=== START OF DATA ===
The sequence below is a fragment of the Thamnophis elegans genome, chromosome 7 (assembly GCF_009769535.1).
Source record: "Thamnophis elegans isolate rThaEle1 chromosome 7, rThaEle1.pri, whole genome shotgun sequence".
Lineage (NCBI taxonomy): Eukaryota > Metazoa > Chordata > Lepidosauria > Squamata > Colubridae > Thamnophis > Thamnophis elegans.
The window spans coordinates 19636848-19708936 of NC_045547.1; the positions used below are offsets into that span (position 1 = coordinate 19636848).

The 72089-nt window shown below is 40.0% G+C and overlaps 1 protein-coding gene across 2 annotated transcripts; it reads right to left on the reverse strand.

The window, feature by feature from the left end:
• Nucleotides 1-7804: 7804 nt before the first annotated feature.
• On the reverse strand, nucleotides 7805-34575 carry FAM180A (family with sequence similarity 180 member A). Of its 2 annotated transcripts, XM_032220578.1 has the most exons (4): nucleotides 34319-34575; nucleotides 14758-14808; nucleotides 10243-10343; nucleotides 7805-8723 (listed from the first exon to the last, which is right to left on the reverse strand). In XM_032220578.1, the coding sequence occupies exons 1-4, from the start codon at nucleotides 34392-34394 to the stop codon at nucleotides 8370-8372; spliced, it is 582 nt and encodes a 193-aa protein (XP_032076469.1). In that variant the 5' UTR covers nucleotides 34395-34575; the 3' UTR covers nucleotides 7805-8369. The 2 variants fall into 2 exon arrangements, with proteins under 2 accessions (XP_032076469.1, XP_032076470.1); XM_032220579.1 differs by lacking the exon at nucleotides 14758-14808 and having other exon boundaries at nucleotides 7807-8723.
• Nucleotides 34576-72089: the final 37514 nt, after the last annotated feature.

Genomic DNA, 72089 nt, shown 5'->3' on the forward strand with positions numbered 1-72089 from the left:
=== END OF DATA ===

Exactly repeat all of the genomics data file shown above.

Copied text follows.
The sequence below is a fragment of the Thamnophis elegans genome, chromosome 7 (assembly GCF_009769535.1).
Source record: "Thamnophis elegans isolate rThaEle1 chromosome 7, rThaEle1.pri, whole genome shotgun sequence".
Lineage (NCBI taxonomy): Eukaryota > Metazoa > Chordata > Lepidosauria > Squamata > Colubridae > Thamnophis > Thamnophis elegans.
The window spans coordinates 19636848-19708936 of NC_045547.1; the positions used below are offsets into that span (position 1 = coordinate 19636848).

The 72089-nt window shown below is 40.0% G+C and overlaps 1 protein-coding gene across 2 annotated transcripts; it reads right to left on the reverse strand.

The window, feature by feature from the left end:
• Nucleotides 1-7804: 7804 nt before the first annotated feature.
• On the reverse strand, nucleotides 7805-34575 carry FAM180A (family with sequence similarity 180 member A). Of its 2 annotated transcripts, XM_032220578.1 has the most exons (4): nucleotides 34319-34575; nucleotides 14758-14808; nucleotides 10243-10343; nucleotides 7805-8723 (listed from the first exon to the last, which is right to left on the reverse strand). In XM_032220578.1, the coding sequence occupies exons 1-4, from the start codon at nucleotides 34392-34394 to the stop codon at nucleotides 8370-8372; spliced, it is 582 nt and encodes a 193-aa protein (XP_032076469.1). In that variant the 5' UTR covers nucleotides 34395-34575; the 3' UTR covers nucleotides 7805-8369. The 2 variants fall into 2 exon arrangements, with proteins under 2 accessions (XP_032076469.1, XP_032076470.1); XM_032220579.1 differs by lacking the exon at nucleotides 14758-14808 and having other exon boundaries at nucleotides 7807-8723.
• Nucleotides 34576-72089: the final 37514 nt, after the last annotated feature.

Genomic DNA, 72089 nt, shown 5'->3' on the forward strand with positions numbered 1-72089 from the left: